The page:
Tuesday, March 12, 2013
OU signee Woodard goes out in style
By Bob Przybylo
There are certain traits Lon Kruger is looking for when eyeing potential Oklahoma basketball targets. Leadership jumps to the front. Character is up there. Ability is certainly in the mix. How he fits into the system factors into the equation.
Then there are those intangible qualities. In Edmond (Okla.) Memorial signee Jordan Woodard, the Sooners truly are getting it all.
But maybe what sets Woodard apart from the rest of the crowd is his unselfishness, his team-first attitude.
Jordan Woodard came through in the clutch in the state championship game for Edmond (Okla.) Memorial.
Woodard, a three-star point guard prospect, already had the OU offer when the Sooners had their team camp in June. He had spent the weekend in Chicago for an invitation-only point guard camp. He had no reason to fly from Chicago to Oklahoma City and drive straight to Norman for even more basketball.
But he did, saying he needed to start to develop that team chemistry for his senior season. It made a big impression on OU coaches and everybody else in attendance that Sunday. It felt like it was the beginning of what was going to be an unbelievable final chapter to Woodard’s high school career.
Woodard’s senior season, though, was not what he had envisioned. He missed 11 games with a hamstring injury and was never 100 percent despite the fact he tried to play it off like he was.
“Jordan’s playing on a torn hamstring,” Edmond Memorial coach Shane Cowherd said Saturday night. “He’s playing on one leg. For him to come out and do what he did, it’s something I’ll never forget.”
What Woodard did on Saturday night won’t be forgotten anytime soon by those that saw it. Edmond Memorial was trailing Midwest City (Okla.) High 48-47 with 7.1 seconds left in the state championship game Saturday. Woodard stole the inbounds pass and eventually tipped in the championship-winner as time expired in the 49-48 victory.
It was a dreadful championship game for Woodard, who was playing three games in as many nights for the first time this season. He only had five points and hadn’t made a field goal to that point. He had five turnovers and couldn’t finish strong at the rim the way he normally would.
All of that was erased in one moment, a 7.1-second span Woodard has called the best moment of his life so far.
“I thought it was slipping through our hands,” said Edmond Memorial three-star power forward Shaquille Morris, who has signed with Wichita State. “I was like, 'Oh my gosh, man.' I was just praying. Jordan – Jordan is a great player. He keeps fighting until the end. That’s who he is.”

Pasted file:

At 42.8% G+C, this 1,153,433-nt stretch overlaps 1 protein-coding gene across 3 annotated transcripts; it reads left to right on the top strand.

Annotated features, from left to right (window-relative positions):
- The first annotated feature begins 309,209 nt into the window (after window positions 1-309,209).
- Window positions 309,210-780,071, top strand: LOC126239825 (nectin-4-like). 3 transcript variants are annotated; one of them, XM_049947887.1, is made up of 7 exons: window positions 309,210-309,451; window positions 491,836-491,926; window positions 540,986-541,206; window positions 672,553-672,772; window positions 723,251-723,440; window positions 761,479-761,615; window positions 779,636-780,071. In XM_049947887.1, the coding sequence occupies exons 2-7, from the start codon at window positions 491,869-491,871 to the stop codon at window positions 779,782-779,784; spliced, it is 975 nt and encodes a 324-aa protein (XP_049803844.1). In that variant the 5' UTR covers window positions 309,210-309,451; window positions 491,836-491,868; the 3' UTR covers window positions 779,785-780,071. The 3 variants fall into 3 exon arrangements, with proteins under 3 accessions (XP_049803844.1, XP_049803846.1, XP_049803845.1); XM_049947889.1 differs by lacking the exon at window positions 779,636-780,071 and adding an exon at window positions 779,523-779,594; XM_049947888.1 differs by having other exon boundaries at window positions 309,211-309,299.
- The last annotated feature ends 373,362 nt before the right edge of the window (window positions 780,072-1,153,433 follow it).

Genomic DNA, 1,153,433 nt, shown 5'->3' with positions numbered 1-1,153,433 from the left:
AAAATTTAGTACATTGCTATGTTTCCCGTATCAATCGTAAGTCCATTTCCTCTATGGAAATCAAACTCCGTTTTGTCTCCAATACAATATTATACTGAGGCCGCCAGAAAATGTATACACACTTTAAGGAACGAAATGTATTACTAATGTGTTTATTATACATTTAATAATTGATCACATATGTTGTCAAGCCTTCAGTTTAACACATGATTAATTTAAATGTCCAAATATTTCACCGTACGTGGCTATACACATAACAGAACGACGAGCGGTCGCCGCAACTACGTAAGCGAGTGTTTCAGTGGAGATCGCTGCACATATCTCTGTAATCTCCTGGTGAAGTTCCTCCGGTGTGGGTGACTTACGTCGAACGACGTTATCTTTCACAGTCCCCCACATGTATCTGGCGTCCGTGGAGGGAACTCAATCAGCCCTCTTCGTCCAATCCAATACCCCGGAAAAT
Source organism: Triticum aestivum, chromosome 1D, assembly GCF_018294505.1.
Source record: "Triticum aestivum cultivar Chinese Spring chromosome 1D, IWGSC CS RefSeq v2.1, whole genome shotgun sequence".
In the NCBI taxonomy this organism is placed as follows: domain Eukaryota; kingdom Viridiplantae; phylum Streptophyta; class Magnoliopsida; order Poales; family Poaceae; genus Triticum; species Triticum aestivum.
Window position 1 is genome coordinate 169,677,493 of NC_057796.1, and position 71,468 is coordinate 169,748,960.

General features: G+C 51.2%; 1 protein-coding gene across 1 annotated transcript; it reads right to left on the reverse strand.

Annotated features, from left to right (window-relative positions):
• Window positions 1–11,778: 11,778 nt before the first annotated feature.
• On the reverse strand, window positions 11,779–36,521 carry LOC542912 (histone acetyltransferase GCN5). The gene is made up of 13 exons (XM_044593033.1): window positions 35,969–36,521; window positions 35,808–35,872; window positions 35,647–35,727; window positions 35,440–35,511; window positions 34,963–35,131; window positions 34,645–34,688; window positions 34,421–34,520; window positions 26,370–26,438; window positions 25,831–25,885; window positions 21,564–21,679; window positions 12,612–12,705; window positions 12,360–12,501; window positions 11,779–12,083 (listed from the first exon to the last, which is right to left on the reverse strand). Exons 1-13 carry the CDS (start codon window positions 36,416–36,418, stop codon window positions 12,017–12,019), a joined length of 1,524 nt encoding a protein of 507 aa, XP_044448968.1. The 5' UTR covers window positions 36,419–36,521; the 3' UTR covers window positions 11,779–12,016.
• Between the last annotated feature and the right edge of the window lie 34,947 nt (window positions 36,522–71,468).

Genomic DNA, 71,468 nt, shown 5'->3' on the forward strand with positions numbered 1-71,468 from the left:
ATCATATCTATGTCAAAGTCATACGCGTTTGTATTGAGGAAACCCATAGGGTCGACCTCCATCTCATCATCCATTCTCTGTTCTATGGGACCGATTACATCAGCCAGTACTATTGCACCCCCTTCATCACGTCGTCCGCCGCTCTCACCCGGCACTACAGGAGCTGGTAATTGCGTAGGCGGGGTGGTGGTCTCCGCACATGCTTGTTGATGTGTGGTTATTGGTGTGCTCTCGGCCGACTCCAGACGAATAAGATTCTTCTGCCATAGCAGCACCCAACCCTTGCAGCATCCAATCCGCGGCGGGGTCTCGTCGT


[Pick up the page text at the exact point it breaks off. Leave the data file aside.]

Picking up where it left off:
It was that competitiveness that got Woodard in trouble. Woodard said he was so active with his AAU team in the summer and logged so many minutes at tournaments and camps that he never gave himself a chance to breathe.
Eventually the minutes caught up to him with the hamstring injury, depriving himself of a healthy senior season. For years Woodard had been the facilitator of the Edmond Memorial offense.
But with kids graduating, it was finally going to be Woodard’s team, his chance to put up the gaudy offensive numbers.
“It was definitely rough at times,” Woodard said. “It’s not how I planned my senior season to go, to have to battle injuries the whole way. But I just had to keep fighting, and it really helped our team come together. Other players had to step up, and they did.”
Woodard initially pulled his hamstring in December. He sat out two weeks and rushed his return before injuring it even more.
He came back in February and showed glimpses of why the OU coaching staff has been so enamored with him for so long.
His high point of the season came Valentine’s Day against Midwest City. MWC was undefeated and ranked No. 1 in the state, and Woodard scored 22 points in the victory with Kruger in attendance.
“It’s always great when Coach Kruger comes,” Woodard said. “That’s my future coach. I don’t put any extra pressure or anything. But it means a lot when he shows up. He’s always the first one to text me after a game to congratulate me.”
Woodard was considering Stanford and Memphis, but it was clear his connection with Kruger was going to make the Sooners a tough school to top.
A frequent visitor to Lloyd Noble Center for OU home games as a sophomore and junior, Woodard has almost felt like a part of the team as a senior. And he has been impressed with the vast improvement with the Sooners in Kruger’s second season as coach.
“Coach Kruger has a good grasp of the team and what he wants,” Woodard said. “Every time I’m watching, I’m trying to figure out where I might fit in. Every time I watch them, I haven’t had any doubts I made the right decision.
“I have so much respect for Coach Kruger and can’t wait to get down and see what I can do at the next level.”
Woodard helped Edmond Memorial win a championship as a sophomore. The Bulldogs lost in the state championship game his junior season and his career was punctuated in style with the championship-winner Saturday.
“When he was in the lineup, we lost three games with him the last three years,” Cowherd said. “That’s it. That’s what Jordan brings to a team.
“He’s the best player I’ve ever had, and he’s the toughest player I’ve ever coached. He’s a winner in every way possible.”